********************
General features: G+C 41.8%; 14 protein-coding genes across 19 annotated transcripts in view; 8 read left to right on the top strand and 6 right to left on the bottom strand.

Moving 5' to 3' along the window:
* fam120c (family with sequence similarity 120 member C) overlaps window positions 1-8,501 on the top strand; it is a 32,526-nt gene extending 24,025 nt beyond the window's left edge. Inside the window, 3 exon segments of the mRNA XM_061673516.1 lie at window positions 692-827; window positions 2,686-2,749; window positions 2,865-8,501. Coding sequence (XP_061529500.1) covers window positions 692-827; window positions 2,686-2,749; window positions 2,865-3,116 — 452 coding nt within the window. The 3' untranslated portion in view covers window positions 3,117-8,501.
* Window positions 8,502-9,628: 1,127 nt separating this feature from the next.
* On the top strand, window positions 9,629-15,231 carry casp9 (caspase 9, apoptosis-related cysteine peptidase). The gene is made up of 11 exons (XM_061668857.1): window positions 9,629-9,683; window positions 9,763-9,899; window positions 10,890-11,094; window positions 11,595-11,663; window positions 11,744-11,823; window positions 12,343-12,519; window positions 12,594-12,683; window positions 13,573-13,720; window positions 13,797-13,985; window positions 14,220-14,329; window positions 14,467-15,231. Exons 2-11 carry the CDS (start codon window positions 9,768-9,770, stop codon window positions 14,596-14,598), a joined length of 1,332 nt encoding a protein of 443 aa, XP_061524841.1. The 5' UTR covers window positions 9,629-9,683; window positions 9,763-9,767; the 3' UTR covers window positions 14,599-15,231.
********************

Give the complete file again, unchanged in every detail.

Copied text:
General features: G+C 41.8%; 14 protein-coding genes across 19 annotated transcripts in view; 8 read left to right on the top strand and 6 right to left on the bottom strand.

Moving 5' to 3' along the window:
* fam120c (family with sequence similarity 120 member C) overlaps window positions 1-8,501 on the top strand; it is a 32,526-nt gene extending 24,025 nt beyond the window's left edge. Inside the window, 3 exon segments of the mRNA XM_061673516.1 lie at window positions 692-827; window positions 2,686-2,749; window positions 2,865-8,501. Coding sequence (XP_061529500.1) covers window positions 692-827; window positions 2,686-2,749; window positions 2,865-3,116 — 452 coding nt within the window. The 3' untranslated portion in view covers window positions 3,117-8,501.
* Window positions 8,502-9,628: 1,127 nt separating this feature from the next.
* On the top strand, window positions 9,629-15,231 carry casp9 (caspase 9, apoptosis-related cysteine peptidase). The gene is made up of 11 exons (XM_061668857.1): window positions 9,629-9,683; window positions 9,763-9,899; window positions 10,890-11,094; window positions 11,595-11,663; window positions 11,744-11,823; window positions 12,343-12,519; window positions 12,594-12,683; window positions 13,573-13,720; window positions 13,797-13,985; window positions 14,220-14,329; window positions 14,467-15,231. Exons 2-11 carry the CDS (start codon window positions 9,768-9,770, stop codon window positions 14,596-14,598), a joined length of 1,332 nt encoding a protein of 443 aa, XP_061524841.1. The 5' UTR covers window positions 9,629-9,683; window positions 9,763-9,767; the 3' UTR covers window positions 14,599-15,231.